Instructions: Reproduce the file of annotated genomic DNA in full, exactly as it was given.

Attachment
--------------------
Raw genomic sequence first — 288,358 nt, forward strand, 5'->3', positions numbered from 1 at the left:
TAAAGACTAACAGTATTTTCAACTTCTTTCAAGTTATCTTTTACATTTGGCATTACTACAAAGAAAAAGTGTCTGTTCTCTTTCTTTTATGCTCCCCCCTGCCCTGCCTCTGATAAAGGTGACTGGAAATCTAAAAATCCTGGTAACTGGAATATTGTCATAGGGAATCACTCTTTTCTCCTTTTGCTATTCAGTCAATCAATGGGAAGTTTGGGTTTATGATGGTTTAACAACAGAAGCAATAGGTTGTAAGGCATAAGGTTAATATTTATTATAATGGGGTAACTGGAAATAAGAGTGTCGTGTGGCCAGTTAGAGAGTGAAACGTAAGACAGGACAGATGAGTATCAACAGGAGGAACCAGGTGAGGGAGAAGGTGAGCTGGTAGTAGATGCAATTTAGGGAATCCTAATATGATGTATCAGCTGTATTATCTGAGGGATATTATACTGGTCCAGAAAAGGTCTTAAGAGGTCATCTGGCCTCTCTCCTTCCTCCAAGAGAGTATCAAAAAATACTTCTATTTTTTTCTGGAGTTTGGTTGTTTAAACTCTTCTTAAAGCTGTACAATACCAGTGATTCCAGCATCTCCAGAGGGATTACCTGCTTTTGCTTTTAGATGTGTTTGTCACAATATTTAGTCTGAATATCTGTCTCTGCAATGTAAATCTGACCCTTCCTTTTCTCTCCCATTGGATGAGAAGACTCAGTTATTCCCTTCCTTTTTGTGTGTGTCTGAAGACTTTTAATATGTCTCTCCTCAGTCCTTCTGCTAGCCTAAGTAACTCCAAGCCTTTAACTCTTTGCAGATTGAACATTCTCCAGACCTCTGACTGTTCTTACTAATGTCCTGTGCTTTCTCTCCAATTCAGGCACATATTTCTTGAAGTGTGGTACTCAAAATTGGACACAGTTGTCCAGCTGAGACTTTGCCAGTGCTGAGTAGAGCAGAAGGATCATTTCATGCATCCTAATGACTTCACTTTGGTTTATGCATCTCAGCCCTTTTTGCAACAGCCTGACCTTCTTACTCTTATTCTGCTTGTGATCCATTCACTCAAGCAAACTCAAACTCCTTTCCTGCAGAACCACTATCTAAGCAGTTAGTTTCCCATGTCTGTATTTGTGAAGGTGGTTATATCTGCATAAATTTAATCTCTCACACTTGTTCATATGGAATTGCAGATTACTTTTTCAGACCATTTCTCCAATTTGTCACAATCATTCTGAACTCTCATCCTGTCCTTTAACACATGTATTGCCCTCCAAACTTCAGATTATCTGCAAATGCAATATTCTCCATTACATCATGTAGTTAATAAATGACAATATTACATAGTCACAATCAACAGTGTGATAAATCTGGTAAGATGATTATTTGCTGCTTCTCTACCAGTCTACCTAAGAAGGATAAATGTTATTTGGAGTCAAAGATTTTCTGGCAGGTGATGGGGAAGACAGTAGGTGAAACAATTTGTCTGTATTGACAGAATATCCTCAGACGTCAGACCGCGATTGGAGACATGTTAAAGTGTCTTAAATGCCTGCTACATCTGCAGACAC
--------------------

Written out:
Raw genomic sequence first — 288,358 nt, forward strand, 5'->3', positions numbered from 1 at the left:
TAAAGACTAACAGTATTTTCAACTTCTTTCAAGTTATCTTTTACATTTGGCATTACTACAAAGAAAAAGTGTCTGTTCTCTTTCTTTTATGCTCCCCCCTGCCCTGCCTCTGATAAAGGTGACTGGAAATCTAAAAATCCTGGTAACTGGAATATTGTCATAGGGAATCACTCTTTTCTCCTTTTGCTATTCAGTCAATCAATGGGAAGTTTGGGTTTATGATGGTTTAACAACAGAAGCAATAGGTTGTAAGGCATAAGGTTAATATTTATTATAATGGGGTAACTGGAAATAAGAGTGTCGTGTGGCCAGTTAGAGAGTGAAACGTAAGACAGGACAGATGAGTATCAACAGGAGGAACCAGGTGAGGGAGAAGGTGAGCTGGTAGTAGATGCAATTTAGGGAATCCTAATATGATGTATCAGCTGTATTATCTGAGGGATATTATACTGGTCCAGAAAAGGTCTTAAGAGGTCATCTGGCCTCTCTCCTTCCTCCAAGAGAGTATCAAAAAATACTTCTATTTTTTTCTGGAGTTTGGTTGTTTAAACTCTTCTTAAAGCTGTACAATACCAGTGATTCCAGCATCTCCAGAGGGATTACCTGCTTTTGCTTTTAGATGTGTTTGTCACAATATTTAGTCTGAATATCTGTCTCTGCAATGTAAATCTGACCCTTCCTTTTCTCTCCCATTGGATGAGAAGACTCAGTTATTCCCTTCCTTTTTGTGTGTGTCTGAAGACTTTTAATATGTCTCTCCTCAGTCCTTCTGCTAGCCTAAGTAACTCCAAGCCTTTAACTCTTTGCAGATTGAACATTCTCCAGACCTCTGACTGTTCTTACTAATGTCCTGTGCTTTCTCTCCAATTCAGGCACATATTTCTTGAAGTGTGGTACTCAAAATTGGACACAGTTGTCCAGCTGAGACTTTGCCAGTGCTGAGTAGAGCAGAAGGATCATTTCATGCATCCTAATGACTTCACTTTGGTTTATGCATCTCAGCCCTTTTTGCAACAGCCTGACCTTCTTACTCTTATTCTGCTTGTGATCCATTCACTCAAGCAAACTCAAACTCCTTTCCTGCAGAACCACTATCTAAGCAGTTAGTTTCCCATGTCTGTATTTGTGAAGGTGGTTATATCTGCATAAATTTAATCTCTCACACTTGTTCATATGGAATTGCAGATTACTTTTTCAGACCATTTCTCCAATTTGTCACAATCATTCTGAACTCTCATCCTGTCCTTTAACACATGTATTGCCCTCCAAACTTCAGATTATCTGCAAATGCAATATTCTCCATTACATCATGTAGTTAATAAATGACAATATTACATAGTCACAATCAACAGTGTGATAAATCTGGTAAGATGATTATTTGCTGCTTCTCTACCAGTCTACCTAAGAAGGATAAATGTTATTTGGAGTCAAAGATTTTCTGGCAGGTGATGGGGAAGACAGTAGGTGAAACAATTTGTCTGTATTGACAGAATATCCTCAGACGTCAGACCGCGATTGGAGACATGTTAAAGTGTCTTAAATGCCTGCTACATCTGCAGACAC